View A Video on Heat Treating- A Quick Introduction
Heat treating is any of several methods for altering the atomic structure of a metal or other crystalline structure in order to instill beneficial physical, chemical and mechanical properties, such as strength or ductility. These production and manufacturing techniques utilize systematic heating and chilling to modify the behavioral properties of industrial materials.
Bringing a material to extreme high or low temperatures allows engineers to effectively alter its internal microstructure. This in turn changes the physical, chemical and mechanical products of the raw material or finished part. There are several means of heat treatment, each of which produces a unique effect on a given material. Annealing, for example, involves the slow cooling of metals which alters the molecular pattern to improve flexibility and ductility. Case hardening has the opposite effect as it increases rigidity and strength. Additional heat treatments include spherodizing, normalizing, nitriding, tempering, sintering, quenching and brazing. Specialized furnaces also allow for induction heat treating as well as vacuum heat treating. These tools, and others such as lasers, torches, heating blankets and salt bathes are carefully calibrated to manipulate the composition of heat treated materials and products. It is essential that devices are maintained as improper heating and cooling could have disastrous effects depending on the application. When employing heat treated materials in any industry it is important to understand the capacities of heat treated materials which vary depending upon the specific chemical composition of the raw material. Aluminum heat treating is vastly different from heat treating steel which in turn may differ significantly from heat treating stainless steel. While heat treating metals is the most common application other materials such as glasses, ceramics and polymers can also benefit from heat treating processes.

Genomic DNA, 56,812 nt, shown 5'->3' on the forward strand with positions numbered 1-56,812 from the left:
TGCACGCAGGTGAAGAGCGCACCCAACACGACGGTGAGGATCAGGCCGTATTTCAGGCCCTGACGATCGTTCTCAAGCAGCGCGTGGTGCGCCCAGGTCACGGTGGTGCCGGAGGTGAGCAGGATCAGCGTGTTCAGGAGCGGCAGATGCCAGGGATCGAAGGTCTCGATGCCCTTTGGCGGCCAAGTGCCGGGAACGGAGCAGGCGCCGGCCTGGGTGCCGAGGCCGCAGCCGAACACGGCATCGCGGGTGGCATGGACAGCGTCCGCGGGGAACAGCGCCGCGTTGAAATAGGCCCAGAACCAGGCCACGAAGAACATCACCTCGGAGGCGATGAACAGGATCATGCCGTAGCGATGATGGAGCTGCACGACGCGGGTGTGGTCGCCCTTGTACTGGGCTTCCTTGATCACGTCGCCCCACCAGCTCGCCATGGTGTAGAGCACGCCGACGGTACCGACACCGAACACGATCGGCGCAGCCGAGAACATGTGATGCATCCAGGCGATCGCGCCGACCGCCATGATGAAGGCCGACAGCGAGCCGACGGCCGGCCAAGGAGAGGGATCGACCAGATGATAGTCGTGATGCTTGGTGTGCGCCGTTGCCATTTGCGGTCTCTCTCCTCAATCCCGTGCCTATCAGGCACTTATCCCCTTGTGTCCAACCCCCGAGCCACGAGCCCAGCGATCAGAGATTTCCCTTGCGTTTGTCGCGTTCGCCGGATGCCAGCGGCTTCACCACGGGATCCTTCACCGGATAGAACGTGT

Heat treating service shops often start at the end of the project. Rather than request a certain procedure, many clients communicate the desired result or requirements of a specific part or piece of material. Metallurgists or other heat treatment professionals then determine the necessary operations to achieve the preferred mechanical, chemical and physical properties. The decision begins with an analysis of the materials themselves. As aforementioned, materials can range broadly, but each has a particular microstructure. Small grains or crystallites form a complex lattice, the structure of which is reflected in the characteristics of the raw material and semi-finished products. The material is then heated to its critical temperature, the point at which the lattice begins to come undone. The exact temperature, rate of heating and duration of heat applications varies depending upon the end goal. The cooling likewise varies. For fast cooling, gas or liquids engulf the material. Other processes simply allow the material to cool at room temperature. These decisions result in one of two end goals. If cooling is rapid, the material will have a coarse grain which provides excellent strength and rigidity. Fast cooling on the other hand produces flexibility and ductility by reducing the grain size.